A day after the State of the Union address has the internet lit up. Everyone has an opinion, and many of them want to state it. Topics range from the substance of the address to how it was presented and ultimately how it is received in the nation given a varying degree of relevance.
It’s entirely possible to go through this point by point and make some kind of alternative statement about the state of the union as I see it. But that seems to miss the main point. Our nation is fractured and unfocused. Why? Before we debate this topic, it seems reasonable to go back to the main purpose of debate in the first place, a fundamental skill necessary for an open, free, and democratic society.
The purpose of debate is to learn.
Debate, as we have come to know it in the western world, was given a place of prominence in the Athenian world circa 2,500 years ago. It was generally believed that if you talk about something long enough, with enough skill, you will eventually uncover logical fallacies or assumptions and thus arrive at the truth.
This is the essence of the Socratic Method of teaching, where student and master start on a nearly equal footing – at least rhetorically. The role of teacher is more as a guide to the conversation, and the title is essentially earned by the masterful use of logic and organization.
Athens famously built a political system on this principle, which we still have in use today. Leadership is earned and more importantly consensus is built through a process by which everyone eventually has the same view of what is true and what a reasonable course of action might be. In this application, however, the purpose essentially remains that of learning – learning the other side, your own side’s weakness, and together learning the truth.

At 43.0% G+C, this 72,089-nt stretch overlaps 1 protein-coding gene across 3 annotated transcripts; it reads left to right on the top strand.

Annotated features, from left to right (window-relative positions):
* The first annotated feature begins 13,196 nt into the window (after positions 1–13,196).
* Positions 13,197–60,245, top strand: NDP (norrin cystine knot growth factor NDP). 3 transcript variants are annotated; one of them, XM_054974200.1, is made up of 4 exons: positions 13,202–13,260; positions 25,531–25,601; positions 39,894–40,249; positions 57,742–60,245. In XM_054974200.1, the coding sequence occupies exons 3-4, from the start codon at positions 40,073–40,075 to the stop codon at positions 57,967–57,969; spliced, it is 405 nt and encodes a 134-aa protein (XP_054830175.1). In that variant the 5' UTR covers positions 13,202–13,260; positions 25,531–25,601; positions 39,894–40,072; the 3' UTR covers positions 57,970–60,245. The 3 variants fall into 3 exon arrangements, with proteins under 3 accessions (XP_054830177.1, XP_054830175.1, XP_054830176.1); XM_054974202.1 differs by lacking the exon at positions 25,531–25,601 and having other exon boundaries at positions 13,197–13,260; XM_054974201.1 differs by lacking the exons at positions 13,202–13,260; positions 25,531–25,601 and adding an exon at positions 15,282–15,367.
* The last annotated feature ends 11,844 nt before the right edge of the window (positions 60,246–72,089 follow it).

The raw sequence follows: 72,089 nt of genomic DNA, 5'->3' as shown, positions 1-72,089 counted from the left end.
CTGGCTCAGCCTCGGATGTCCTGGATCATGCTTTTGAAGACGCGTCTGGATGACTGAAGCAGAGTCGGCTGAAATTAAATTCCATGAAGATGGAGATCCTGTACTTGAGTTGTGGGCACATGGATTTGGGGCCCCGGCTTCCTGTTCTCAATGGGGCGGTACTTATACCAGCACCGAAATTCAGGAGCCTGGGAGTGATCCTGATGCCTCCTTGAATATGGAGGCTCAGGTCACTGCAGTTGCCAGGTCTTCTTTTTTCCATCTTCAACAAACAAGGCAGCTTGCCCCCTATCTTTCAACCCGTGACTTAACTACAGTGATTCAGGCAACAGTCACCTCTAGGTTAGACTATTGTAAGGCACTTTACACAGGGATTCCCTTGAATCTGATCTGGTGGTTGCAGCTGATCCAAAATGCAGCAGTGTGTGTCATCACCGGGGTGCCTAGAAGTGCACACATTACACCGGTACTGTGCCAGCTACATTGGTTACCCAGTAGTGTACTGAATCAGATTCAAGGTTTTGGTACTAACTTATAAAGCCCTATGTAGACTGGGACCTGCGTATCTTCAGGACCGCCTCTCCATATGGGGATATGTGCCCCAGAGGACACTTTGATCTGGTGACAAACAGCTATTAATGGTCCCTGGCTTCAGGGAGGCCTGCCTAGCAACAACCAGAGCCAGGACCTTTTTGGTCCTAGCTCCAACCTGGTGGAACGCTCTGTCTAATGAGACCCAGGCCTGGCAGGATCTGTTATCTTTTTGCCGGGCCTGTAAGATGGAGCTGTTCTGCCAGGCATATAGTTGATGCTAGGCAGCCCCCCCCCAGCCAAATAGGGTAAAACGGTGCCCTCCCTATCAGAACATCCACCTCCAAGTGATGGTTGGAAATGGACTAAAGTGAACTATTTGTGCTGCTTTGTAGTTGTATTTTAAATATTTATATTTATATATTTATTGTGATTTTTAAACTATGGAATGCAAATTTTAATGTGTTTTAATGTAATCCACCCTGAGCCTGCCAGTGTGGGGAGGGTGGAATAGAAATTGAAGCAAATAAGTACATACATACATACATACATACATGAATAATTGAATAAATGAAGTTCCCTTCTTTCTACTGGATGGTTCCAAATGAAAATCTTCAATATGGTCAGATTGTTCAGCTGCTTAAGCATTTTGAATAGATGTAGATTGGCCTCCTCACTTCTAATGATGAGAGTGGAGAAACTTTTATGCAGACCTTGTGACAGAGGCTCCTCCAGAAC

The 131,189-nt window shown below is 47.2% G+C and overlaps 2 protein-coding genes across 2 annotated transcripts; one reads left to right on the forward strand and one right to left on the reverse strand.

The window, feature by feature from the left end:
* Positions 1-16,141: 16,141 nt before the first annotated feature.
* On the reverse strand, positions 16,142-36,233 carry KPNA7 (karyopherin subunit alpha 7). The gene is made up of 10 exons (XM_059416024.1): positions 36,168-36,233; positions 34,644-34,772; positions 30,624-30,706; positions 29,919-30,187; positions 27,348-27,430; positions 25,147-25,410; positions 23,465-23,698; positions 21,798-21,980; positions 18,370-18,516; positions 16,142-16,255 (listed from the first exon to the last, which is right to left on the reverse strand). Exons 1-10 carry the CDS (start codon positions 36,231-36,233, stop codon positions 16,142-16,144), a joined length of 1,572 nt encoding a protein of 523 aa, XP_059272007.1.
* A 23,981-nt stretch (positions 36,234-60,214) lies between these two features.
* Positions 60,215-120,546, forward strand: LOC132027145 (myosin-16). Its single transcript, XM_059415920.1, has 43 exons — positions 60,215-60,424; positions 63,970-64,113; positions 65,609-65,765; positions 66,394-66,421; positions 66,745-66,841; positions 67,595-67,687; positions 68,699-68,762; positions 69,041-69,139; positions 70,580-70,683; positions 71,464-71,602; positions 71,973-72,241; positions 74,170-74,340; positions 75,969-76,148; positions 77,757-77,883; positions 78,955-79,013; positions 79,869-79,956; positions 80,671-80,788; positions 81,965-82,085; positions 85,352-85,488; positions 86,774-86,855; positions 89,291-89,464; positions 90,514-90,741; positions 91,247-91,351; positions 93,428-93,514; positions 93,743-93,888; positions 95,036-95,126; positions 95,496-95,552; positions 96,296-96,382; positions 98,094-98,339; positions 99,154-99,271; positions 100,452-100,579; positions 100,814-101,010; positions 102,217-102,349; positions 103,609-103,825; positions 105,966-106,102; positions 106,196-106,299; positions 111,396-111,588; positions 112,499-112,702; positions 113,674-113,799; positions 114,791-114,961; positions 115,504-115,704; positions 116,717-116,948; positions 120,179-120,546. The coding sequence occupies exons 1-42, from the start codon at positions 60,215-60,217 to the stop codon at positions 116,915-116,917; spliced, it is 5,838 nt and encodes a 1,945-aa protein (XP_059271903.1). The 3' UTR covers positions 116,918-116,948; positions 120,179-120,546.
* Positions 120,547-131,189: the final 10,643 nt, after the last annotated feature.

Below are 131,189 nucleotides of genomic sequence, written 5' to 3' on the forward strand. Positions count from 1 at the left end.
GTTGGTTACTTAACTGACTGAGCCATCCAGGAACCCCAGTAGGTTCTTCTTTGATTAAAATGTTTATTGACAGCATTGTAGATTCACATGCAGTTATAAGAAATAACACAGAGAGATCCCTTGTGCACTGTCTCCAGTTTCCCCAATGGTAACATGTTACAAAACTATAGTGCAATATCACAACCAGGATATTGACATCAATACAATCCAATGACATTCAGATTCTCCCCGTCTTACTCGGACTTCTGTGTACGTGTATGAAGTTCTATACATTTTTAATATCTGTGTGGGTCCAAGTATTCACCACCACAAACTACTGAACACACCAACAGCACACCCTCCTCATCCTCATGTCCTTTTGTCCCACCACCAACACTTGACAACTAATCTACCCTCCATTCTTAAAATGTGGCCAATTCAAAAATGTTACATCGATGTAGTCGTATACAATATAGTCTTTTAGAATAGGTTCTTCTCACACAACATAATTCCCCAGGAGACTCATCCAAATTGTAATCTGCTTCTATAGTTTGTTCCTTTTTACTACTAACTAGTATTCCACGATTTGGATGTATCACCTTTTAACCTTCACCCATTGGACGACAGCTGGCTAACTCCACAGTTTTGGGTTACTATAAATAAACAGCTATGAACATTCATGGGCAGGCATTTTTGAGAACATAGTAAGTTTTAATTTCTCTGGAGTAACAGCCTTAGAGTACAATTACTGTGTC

In our world today, we have lost this basic underpinning of democracy.
Debates are to be “won” in America today. The exact purpose of “winning” is very unclear most of the time, but at a governmental level it is for the exercise of policy and power. Outside of that, it is utterly pointless. We were given a system that requires consensus in order to accomplish anything, and yet the process of developing consensus has been largely discarded. Indeed, one of the great tools of consensus making, compromise, is often expressed as a synonym for weakness and surrender.
Democratically elected representatives from diverse regional, cultural, ethnic, gender, and other life experiences should be attempting to build a greater understanding of each other. Each has something to teach from their own unique perspective. Instead, each attempts to dominate the other for the purpose of getting their way. Rhetoric is simple a tool of warfare, not learning, in such a situation.
You may well ask what the purpose is of this particular piece on the nature of debate itself in that light.
My only hope has always been to be of some kind of service to our changing world. I see it falling apart and largely incapable of moving forward to a world that genuinely provides happiness and keeps bellies full. To that end, I have come to believe that I have something to teach the world. This is presented as one side of a Socratic debate for the purpose of letting it be ripped apart, if possible.
So have at it. Please.
I put it to you today that democracy is failing in a rapidly changing situation, made ever more complex by greater interdependence over a large number of people, because we have lost our ability to learn from each other. If that statement is wrong, please let me know how. This perspective can then be modified to be more accurate, or possibly dropped if it is unfixable.
That is how debate is supposed to work. It is about learning, first and foremost. And it is that capacity to learn and develop consensus that makes a democracy work. Without it, the state of our union is that it is failing at a fundamental level.